Burnout. We have all experienced it, and if you haven't you are either 1) Lying, or 2) haven't been a nurse that long. Sometimes it is helpful to take a step back, step out of the department, take a vacation, or take a break from your particular brand of nursing insanity.
I have always had at least two jobs, sometimes 3. It always gave me a bit of perspective and, I think, made me a better nurse; or at least better emotionally equipped to handle the crap du jour, knowing that the same stuff goes on everywhere. The grass may not be greener, but it is possible that there may be a bit less crab grass if ya know what I mean.
While I have always worked in the ER, some of my other "day" jobs have been a Visiting nurse, school nurse, working at a tiny ER on my days off from Utopia ER. I also taught CPR and First Aid courses as a road show with other ER nurses. Hey, it got us out of the ER and kept us off the street. Besides, my students were always mad for ER stories of brave saves by Community CPR trained civilians. Plus they wanted to pump us for gory ER dirt. There but for the grace of...well, you know the rest. Anyway, the point is not to fear change. It's a good thing every now and then.
When a change of venue isn't possible, letting off a bit of steam is always helpful. ER staff are nothing if not creative when it comes to inside jokes in order to cope, and every ER I know has their own moronic brand of humor. Heck, every corner of the hospital has their own coping mechanisms. It's universal.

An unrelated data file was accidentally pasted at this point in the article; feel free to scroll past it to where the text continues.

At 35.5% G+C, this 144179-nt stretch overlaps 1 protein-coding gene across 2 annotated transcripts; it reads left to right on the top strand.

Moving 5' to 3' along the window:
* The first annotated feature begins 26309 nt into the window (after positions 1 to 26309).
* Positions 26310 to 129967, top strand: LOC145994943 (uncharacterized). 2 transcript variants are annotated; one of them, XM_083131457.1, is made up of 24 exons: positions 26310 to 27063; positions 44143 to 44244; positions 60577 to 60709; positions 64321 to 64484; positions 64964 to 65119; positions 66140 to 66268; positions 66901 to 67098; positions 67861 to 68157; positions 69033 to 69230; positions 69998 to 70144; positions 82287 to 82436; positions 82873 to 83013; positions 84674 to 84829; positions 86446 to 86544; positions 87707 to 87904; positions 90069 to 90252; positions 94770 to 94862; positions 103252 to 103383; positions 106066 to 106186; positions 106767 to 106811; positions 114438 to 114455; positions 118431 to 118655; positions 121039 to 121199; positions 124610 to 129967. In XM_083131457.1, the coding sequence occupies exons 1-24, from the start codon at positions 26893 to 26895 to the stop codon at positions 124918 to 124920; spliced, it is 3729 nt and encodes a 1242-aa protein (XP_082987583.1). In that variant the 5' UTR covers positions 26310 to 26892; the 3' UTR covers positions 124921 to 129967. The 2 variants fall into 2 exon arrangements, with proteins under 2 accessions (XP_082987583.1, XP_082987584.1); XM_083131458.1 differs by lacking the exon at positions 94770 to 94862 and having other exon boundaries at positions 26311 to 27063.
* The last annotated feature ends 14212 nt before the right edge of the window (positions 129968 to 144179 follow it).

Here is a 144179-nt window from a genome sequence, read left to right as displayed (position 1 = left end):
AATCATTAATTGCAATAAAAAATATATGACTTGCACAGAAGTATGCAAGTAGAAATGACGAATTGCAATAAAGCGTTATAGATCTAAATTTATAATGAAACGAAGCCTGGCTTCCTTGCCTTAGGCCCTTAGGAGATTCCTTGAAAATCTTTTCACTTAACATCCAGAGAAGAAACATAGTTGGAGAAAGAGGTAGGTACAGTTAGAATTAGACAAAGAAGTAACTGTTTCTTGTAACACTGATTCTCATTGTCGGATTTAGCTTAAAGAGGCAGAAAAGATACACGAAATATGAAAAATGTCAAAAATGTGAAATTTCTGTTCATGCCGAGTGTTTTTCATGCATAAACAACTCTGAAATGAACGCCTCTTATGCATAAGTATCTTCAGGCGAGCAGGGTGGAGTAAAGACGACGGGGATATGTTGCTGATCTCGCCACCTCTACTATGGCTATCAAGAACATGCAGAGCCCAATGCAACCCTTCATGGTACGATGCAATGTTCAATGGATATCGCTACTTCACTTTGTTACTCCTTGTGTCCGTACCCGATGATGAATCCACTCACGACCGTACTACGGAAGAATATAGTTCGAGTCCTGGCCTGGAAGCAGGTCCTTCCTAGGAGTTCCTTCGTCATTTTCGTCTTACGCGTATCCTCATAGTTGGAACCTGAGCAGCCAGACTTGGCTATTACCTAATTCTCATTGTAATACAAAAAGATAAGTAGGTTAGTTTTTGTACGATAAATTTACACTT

The other day one of our new ER attendings, a Hopkins trained lad, was discussing his plan for one of our frequent flyers. Now, I could have told him that she has had 16 visits in the last 90 days, but he has that information at his disposal with a mere few keystrokes. I could have told him exactly how many milligrams of Dilaudid it would take before she would ask for a turkey sandwich, the TV on channel 13, 5 warm blankets, and finally to go out for a smoke. But hey, I don't want to appear jaded in front of Dr. New Guy (whom I really believe will be a tremendous asset) and since he was most sincerely telling me his plans, which none of the old fart docs ever do unless I back them into a corner, I didn't want him to think I was uninterested in what he had to say. So after he rattled off the labs he wanted, I very sweetly asked "serum porcelain level?"**
With that he bellowed with laughter and dragged me over to the department's only copy of the Harriet Lane Handbook, the pediatric bible (which, by the way, came from Hopkins). He showed me that it did in fact have the normals for serum porcelain.
You know you're going to look it up. Be sure to check out the foot note, too.
** serum porcelain level =fictitious blood test.
Means that the patient (or the complaint) is a a crock of shit.